MS in Operations Research vs MS in Computer Science vs MS in Industrial Engineering

  • #1
I started a degree in MS operations research but now am having second thoughts.
I took a class in statistics and optimization using linear algebra. But what I enjoy most is programming in python.I am
also teaching myself c++.
People say industrial engineer is more about analyzing data while software engineer is more about building a product.

I am not sure which one to proceed on. I am enjoying coding challenges on website like leetcode way more than
probability and statistics. So does that mean my path is more toward software development. I like small coding
challenges with list and small functions but I never developed software before.....

And industrial engineer is like the applied version of operations research where you use simplex algorithm and other technique to model shipping and things like that.
 

Answers and Replies

  • #2
hutchphd
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Where does a Systems Engineer fit in your definitions?
I would opt for the most math-intensive curriculum of your choices . The rest you will pick up as needed.
 
  • #3
StatGuy2000
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@homeylova223 , I personally think you are making a false dichotomy between career options in software development versus a career in industrial engineering/operations research (OR).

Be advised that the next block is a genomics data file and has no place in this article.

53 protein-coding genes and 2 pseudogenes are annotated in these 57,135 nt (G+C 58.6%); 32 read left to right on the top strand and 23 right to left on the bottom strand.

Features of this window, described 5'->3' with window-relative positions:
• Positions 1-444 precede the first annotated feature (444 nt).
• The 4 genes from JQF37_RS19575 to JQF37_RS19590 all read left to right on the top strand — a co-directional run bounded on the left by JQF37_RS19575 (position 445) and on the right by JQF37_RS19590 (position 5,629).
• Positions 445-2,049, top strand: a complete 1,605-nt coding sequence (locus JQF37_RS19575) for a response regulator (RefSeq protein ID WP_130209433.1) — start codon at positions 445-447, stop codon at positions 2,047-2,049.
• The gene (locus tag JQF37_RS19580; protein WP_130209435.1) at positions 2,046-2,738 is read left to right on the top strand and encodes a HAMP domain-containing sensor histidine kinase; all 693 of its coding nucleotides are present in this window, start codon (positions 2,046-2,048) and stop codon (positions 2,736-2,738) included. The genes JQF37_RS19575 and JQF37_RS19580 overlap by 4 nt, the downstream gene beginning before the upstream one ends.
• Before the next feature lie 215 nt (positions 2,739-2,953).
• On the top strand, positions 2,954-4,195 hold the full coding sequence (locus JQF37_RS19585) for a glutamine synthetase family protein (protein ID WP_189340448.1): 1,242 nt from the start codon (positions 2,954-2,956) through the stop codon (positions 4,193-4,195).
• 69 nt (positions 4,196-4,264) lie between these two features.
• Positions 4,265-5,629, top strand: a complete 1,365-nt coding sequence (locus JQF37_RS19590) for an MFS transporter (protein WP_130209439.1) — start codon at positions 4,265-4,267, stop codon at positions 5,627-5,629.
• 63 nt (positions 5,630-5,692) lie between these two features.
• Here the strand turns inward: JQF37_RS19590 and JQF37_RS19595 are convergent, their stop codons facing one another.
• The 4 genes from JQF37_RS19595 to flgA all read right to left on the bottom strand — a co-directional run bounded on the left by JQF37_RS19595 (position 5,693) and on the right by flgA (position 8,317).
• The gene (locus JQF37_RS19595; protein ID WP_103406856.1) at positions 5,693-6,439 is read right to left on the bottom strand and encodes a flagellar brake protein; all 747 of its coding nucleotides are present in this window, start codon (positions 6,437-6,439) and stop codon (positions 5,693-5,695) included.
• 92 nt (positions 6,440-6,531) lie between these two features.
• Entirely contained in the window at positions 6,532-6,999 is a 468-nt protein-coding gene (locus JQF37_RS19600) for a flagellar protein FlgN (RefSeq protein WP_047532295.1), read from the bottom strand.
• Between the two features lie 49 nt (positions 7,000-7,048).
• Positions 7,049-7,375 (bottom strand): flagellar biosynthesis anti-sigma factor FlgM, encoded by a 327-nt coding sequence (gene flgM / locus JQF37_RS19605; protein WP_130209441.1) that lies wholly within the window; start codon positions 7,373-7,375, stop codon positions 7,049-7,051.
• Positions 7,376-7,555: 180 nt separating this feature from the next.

Industrial engineering is more than simply analyzing data -- the field is fundamentally involved with optimizing processes and systems (at both the theoretical and applied levels).

There is considerable applicability in applying such OR methods in the development of software (so knowledge of operations research is helpful in that respect). In addition, there are opportunities for work in software development that is devoted to OR.

At any rate, if I'm not mistaken, an OR MS degree will require at least some background or coursework in software development or programming. So it's not as if you are closing doors in either direction.
 
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  • #4
Yes industrial engineer/OR do have to know a little bit about software. For example they have to know some of the libraries such as as google OR tools and scipy in python to use optimization strategies. It does seems like CS student would probably have more knowledge of lower level programming language like c++.

I guess both are intertwined. OR/industrial engineer student will probably have more knowledge of optimization and probability statistics, while a cs program there might be more emphasis on going in deph into .. compilers
and things like that.

It like industrial engineer is like a subspecialty of cs which focuses on developing algorithms for certain application like supply chains.In any case it seems like that to me.
 

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